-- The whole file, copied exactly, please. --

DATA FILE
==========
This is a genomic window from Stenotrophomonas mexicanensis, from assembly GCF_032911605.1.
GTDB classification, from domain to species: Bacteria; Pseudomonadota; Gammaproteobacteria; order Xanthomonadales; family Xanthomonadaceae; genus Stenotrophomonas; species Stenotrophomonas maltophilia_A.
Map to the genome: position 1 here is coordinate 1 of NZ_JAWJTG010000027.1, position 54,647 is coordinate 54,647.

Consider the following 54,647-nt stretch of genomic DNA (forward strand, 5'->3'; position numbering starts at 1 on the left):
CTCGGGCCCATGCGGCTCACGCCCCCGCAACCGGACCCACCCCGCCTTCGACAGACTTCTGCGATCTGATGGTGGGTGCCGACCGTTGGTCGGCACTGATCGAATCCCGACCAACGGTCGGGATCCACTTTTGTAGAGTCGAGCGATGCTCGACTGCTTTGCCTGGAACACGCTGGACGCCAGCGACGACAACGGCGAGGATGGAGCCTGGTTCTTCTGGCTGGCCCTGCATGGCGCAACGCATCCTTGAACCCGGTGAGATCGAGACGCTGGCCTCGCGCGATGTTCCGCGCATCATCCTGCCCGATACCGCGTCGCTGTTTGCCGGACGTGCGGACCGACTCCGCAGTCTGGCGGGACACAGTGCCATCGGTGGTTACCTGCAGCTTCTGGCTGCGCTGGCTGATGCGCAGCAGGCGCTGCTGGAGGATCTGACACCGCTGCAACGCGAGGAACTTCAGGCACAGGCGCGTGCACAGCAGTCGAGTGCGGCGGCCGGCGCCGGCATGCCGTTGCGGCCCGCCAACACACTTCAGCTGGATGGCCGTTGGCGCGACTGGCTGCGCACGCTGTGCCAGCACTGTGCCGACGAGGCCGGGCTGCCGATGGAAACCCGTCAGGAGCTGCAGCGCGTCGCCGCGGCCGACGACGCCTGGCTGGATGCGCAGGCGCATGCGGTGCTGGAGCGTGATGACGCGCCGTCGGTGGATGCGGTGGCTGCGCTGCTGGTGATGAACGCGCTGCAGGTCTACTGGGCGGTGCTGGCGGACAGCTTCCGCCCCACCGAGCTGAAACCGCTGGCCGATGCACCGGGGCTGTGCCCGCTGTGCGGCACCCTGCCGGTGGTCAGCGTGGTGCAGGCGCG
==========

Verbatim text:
This is a genomic window from Stenotrophomonas mexicanensis, from assembly GCF_032911605.1.
GTDB classification, from domain to species: Bacteria; Pseudomonadota; Gammaproteobacteria; order Xanthomonadales; family Xanthomonadaceae; genus Stenotrophomonas; species Stenotrophomonas maltophilia_A.
Map to the genome: position 1 here is coordinate 1 of NZ_JAWJTG010000027.1, position 54,647 is coordinate 54,647.

Consider the following 54,647-nt stretch of genomic DNA (forward strand, 5'->3'; position numbering starts at 1 on the left):
CTCGGGCCCATGCGGCTCACGCCCCCGCAACCGGACCCACCCCGCCTTCGACAGACTTCTGCGATCTGATGGTGGGTGCCGACCGTTGGTCGGCACTGATCGAATCCCGACCAACGGTCGGGATCCACTTTTGTAGAGTCGAGCGATGCTCGACTGCTTTGCCTGGAACACGCTGGACGCCAGCGACGACAACGGCGAGGATGGAGCCTGGTTCTTCTGGCTGGCCCTGCATGGCGCAACGCATCCTTGAACCCGGTGAGATCGAGACGCTGGCCTCGCGCGATGTTCCGCGCATCATCCTGCCCGATACCGCGTCGCTGTTTGCCGGACGTGCGGACCGACTCCGCAGTCTGGCGGGACACAGTGCCATCGGTGGTTACCTGCAGCTTCTGGCTGCGCTGGCTGATGCGCAGCAGGCGCTGCTGGAGGATCTGACACCGCTGCAACGCGAGGAACTTCAGGCACAGGCGCGTGCACAGCAGTCGAGTGCGGCGGCCGGCGCCGGCATGCCGTTGCGGCCCGCCAACACACTTCAGCTGGATGGCCGTTGGCGCGACTGGCTGCGCACGCTGTGCCAGCACTGTGCCGACGAGGCCGGGCTGCCGATGGAAACCCGTCAGGAGCTGCAGCGCGTCGCCGCGGCCGACGACGCCTGGCTGGATGCGCAGGCGCATGCGGTGCTGGAGCGTGATGACGCGCCGTCGGTGGATGCGGTGGCTGCGCTGCTGGTGATGAACGCGCTGCAGGTCTACTGGGCGGTGCTGGCGGACAGCTTCCGCCCCACCGAGCTGAAACCGCTGGCCGATGCACCGGGGCTGTGCCCGCTGTGCGGCACCCTGCCGGTGGTCAGCGTGGTGCAGGCGCG